The ISMP Canada study noted that mixups between hydromorphone and morphine were the most common “substitution errors” in their analysis. They especially noted that availability of higher-concentration vials of hydromorphone (10 mg/mL) seemed to increase the likelihood of confusion with morphine. And while they noted that unfamiliarity with appropriate dosages of hydromorphone were the most common reason for incorrect doses, they also cited poor communication of orders (eg. verbal, telephone or written), lack of a preceding “0” before decimal points, and cognitive lapses as contributing factors. Errors in programming infusion pumps were frequent causes of harm. And they noted that the monitoring protocols typically used are often inadequate in high risk patients. We will focus on that latter point later because the problems we have encountered with Dilaudid have occurred most frequently in such high risk patients (eg. those with morbid obesity and /or sleep apnea).
Double checks are often recommended when we are dealing with administration of high-risk medications. Even though we have emphasized that double checks are a relatively weak intervention (we know from all industries that the error rate when a supervisor checks someone else’s work may be 10% or higher), the literature supports a medication error reduction of about 30% when using a double check system (see our July 15, 2008 Patient Safety Tip of the Week “Publicly Released RCA’s: Everyone Learns from Them” for a description of independent double checks). Another nice article on independent double checks in preventing medication errors (ISMP Canada 2005) describes the independent double check process and calculates that independent double checks would reduce the error rate of a process having an error rate of 5% all the way down to 1 in 400.”). Also, for any high-risk medications you need to do truly independent double checks (see our March 30, 2010 Patient Safety Tip of the Week “
A large number of claims and settlements in anesthesiology cases involving postoperative care had respiratory depression secondary to opioid analgesics as a central issue (Bird 2001). Many of the reported cases have occurred in patients with known sleep apnea or with suspected sleep apnea and morbid obesity. Sleep apnea patients are vulnerable to the respiratory depressant effects of opioids and there often seems to be a disproportionate effect on respiration compared to depression of the level of arousal.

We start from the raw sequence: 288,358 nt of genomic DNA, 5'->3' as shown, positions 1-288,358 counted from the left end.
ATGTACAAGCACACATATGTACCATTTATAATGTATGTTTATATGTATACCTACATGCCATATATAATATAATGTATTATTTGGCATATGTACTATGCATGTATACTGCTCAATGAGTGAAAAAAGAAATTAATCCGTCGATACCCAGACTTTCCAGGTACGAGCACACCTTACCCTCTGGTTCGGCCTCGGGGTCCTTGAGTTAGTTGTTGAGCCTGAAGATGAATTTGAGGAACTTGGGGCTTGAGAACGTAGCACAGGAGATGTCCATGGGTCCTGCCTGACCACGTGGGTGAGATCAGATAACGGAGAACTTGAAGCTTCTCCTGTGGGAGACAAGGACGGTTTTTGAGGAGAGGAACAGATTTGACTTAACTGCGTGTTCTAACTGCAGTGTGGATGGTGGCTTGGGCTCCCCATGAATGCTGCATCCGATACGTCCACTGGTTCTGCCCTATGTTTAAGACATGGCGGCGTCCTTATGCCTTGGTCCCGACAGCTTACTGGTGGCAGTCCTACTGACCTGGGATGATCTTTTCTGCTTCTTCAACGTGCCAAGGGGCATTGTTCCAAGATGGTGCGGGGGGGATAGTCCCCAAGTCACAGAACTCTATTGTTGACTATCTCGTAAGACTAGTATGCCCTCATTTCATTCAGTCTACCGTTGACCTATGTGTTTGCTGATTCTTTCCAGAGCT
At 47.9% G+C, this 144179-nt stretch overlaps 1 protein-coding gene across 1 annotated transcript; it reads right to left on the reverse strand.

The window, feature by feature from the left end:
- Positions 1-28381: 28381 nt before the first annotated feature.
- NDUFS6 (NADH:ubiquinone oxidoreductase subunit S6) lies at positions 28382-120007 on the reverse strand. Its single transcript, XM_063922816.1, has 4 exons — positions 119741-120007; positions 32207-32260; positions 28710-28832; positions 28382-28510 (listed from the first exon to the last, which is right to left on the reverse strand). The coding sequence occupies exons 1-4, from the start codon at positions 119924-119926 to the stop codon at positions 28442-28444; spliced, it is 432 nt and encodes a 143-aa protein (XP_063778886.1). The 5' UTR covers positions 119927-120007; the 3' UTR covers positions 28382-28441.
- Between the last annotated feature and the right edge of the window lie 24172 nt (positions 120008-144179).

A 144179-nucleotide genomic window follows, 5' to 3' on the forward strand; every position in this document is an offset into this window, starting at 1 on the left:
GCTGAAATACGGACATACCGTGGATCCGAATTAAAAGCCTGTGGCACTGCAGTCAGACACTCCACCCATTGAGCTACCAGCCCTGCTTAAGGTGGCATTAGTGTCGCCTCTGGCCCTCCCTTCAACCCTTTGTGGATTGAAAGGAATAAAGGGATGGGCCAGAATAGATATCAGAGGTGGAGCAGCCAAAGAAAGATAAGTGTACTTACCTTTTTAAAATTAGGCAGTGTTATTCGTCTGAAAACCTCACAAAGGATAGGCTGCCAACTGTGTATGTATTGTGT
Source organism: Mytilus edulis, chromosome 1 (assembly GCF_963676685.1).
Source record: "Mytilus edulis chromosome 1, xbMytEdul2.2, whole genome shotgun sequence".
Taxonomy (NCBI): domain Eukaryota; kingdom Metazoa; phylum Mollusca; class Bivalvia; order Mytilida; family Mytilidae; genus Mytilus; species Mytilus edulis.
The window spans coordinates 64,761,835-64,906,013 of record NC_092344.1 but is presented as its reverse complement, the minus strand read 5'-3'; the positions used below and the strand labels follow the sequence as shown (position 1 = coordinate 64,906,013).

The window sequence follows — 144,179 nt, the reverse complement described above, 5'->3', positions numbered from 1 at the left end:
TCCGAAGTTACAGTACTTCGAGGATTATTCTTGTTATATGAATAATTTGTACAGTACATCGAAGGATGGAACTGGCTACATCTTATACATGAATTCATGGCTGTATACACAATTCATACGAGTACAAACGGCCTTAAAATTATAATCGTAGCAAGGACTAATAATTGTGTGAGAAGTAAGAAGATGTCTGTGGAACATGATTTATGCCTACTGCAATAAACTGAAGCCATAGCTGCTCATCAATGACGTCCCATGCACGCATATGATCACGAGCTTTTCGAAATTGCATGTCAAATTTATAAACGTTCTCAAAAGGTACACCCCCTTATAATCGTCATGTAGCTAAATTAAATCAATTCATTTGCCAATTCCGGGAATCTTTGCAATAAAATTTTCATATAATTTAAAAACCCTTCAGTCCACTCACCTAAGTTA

In a well-done FMEA on PCA therapy, Moss (Moss 2010) also highlighted some of the problems noted above. She noted that, as in most facilities, Dilaudid had replaced Demerol in the formularies but that most physicians and nurses and pharmacists had much less experience with Dilaudid than with Demerol. That group then made use of standardized order sets to help reduce the errors. A second key vulnerability point they identified was patient selection. Patients using PCA must have both cognitive and physical capabilities to operate the pumps. However, at-risk patients (for PCA using any opioid) are those at the extremes of age, those with COPD, end-stage renal disease, and especially obesity and sleep apnea. They emphasized the need for careful monitoring with pulse oximetry and capnography if PCA is to be used in such patients.
The Anesthesia Patient Safety Foundation (APSF) in 2006 held a workshop focusing on postoperative opioid therapy and respiratory depression (Weinger 2007). They emphasized the risk of respiratory depression occurs with patient controlled analgesia (PCA), neuraxial opioid anesthesia, and intermittent dosing of opioids. And their findings and recommendations obviously apply not to just postoperative settings but to any time such opioid therapy is being used. While they recognize that current fiscal realities and limitations of monitoring technologies might limit special monitoring to high risk patients, they readily point out that you cannot always identify high risk patients (eg. many OSA patients are undiagnosed) and that even young healthy patients may suffer respiratory depression from opioid therapy. Their recommendations therefore are for continuous monitoring of patients on such opioid therapy, using continuous pulse oximetry plus capnography or other advanced technologies. But they also emphasize the importance of having a system that leads to timely responses to changes detected by such monitoring systems so that a healthcare professional capable of appropriate management is summoned to the bedside rapidly.